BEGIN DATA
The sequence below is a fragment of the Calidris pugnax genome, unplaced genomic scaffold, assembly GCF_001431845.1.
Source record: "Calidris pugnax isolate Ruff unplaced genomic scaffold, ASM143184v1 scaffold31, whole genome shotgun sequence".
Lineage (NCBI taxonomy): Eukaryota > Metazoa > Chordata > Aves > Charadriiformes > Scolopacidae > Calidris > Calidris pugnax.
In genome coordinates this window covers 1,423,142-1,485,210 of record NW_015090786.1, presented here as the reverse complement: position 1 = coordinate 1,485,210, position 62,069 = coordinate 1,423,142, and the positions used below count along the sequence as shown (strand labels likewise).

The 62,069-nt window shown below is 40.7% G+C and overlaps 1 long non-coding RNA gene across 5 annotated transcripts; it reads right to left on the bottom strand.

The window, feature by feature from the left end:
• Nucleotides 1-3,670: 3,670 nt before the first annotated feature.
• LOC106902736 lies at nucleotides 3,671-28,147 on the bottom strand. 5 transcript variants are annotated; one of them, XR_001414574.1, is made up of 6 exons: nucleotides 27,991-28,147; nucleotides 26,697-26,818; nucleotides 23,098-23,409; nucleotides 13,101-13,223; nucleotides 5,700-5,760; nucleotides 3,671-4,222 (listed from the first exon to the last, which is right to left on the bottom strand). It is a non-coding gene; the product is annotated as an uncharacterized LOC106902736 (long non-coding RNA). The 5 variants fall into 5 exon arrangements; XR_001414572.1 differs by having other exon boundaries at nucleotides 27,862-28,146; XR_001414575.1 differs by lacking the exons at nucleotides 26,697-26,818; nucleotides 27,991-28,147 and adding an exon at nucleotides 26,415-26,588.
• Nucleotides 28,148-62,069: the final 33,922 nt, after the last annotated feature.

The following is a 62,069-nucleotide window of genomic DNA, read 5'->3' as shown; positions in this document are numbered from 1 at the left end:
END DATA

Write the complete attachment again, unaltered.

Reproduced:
The sequence below is a fragment of the Calidris pugnax genome, unplaced genomic scaffold, assembly GCF_001431845.1.
Source record: "Calidris pugnax isolate Ruff unplaced genomic scaffold, ASM143184v1 scaffold31, whole genome shotgun sequence".
Lineage (NCBI taxonomy): Eukaryota > Metazoa > Chordata > Aves > Charadriiformes > Scolopacidae > Calidris > Calidris pugnax.
In genome coordinates this window covers 1,423,142-1,485,210 of record NW_015090786.1, presented here as the reverse complement: position 1 = coordinate 1,485,210, position 62,069 = coordinate 1,423,142, and the positions used below count along the sequence as shown (strand labels likewise).

The 62,069-nt window shown below is 40.7% G+C and overlaps 1 long non-coding RNA gene across 5 annotated transcripts; it reads right to left on the bottom strand.

The window, feature by feature from the left end:
• Nucleotides 1-3,670: 3,670 nt before the first annotated feature.
• LOC106902736 lies at nucleotides 3,671-28,147 on the bottom strand. 5 transcript variants are annotated; one of them, XR_001414574.1, is made up of 6 exons: nucleotides 27,991-28,147; nucleotides 26,697-26,818; nucleotides 23,098-23,409; nucleotides 13,101-13,223; nucleotides 5,700-5,760; nucleotides 3,671-4,222 (listed from the first exon to the last, which is right to left on the bottom strand). It is a non-coding gene; the product is annotated as an uncharacterized LOC106902736 (long non-coding RNA). The 5 variants fall into 5 exon arrangements; XR_001414572.1 differs by having other exon boundaries at nucleotides 27,862-28,146; XR_001414575.1 differs by lacking the exons at nucleotides 26,697-26,818; nucleotides 27,991-28,147 and adding an exon at nucleotides 26,415-26,588.
• Nucleotides 28,148-62,069: the final 33,922 nt, after the last annotated feature.

The following is a 62,069-nucleotide window of genomic DNA, read 5'->3' as shown; positions in this document are numbered from 1 at the left end: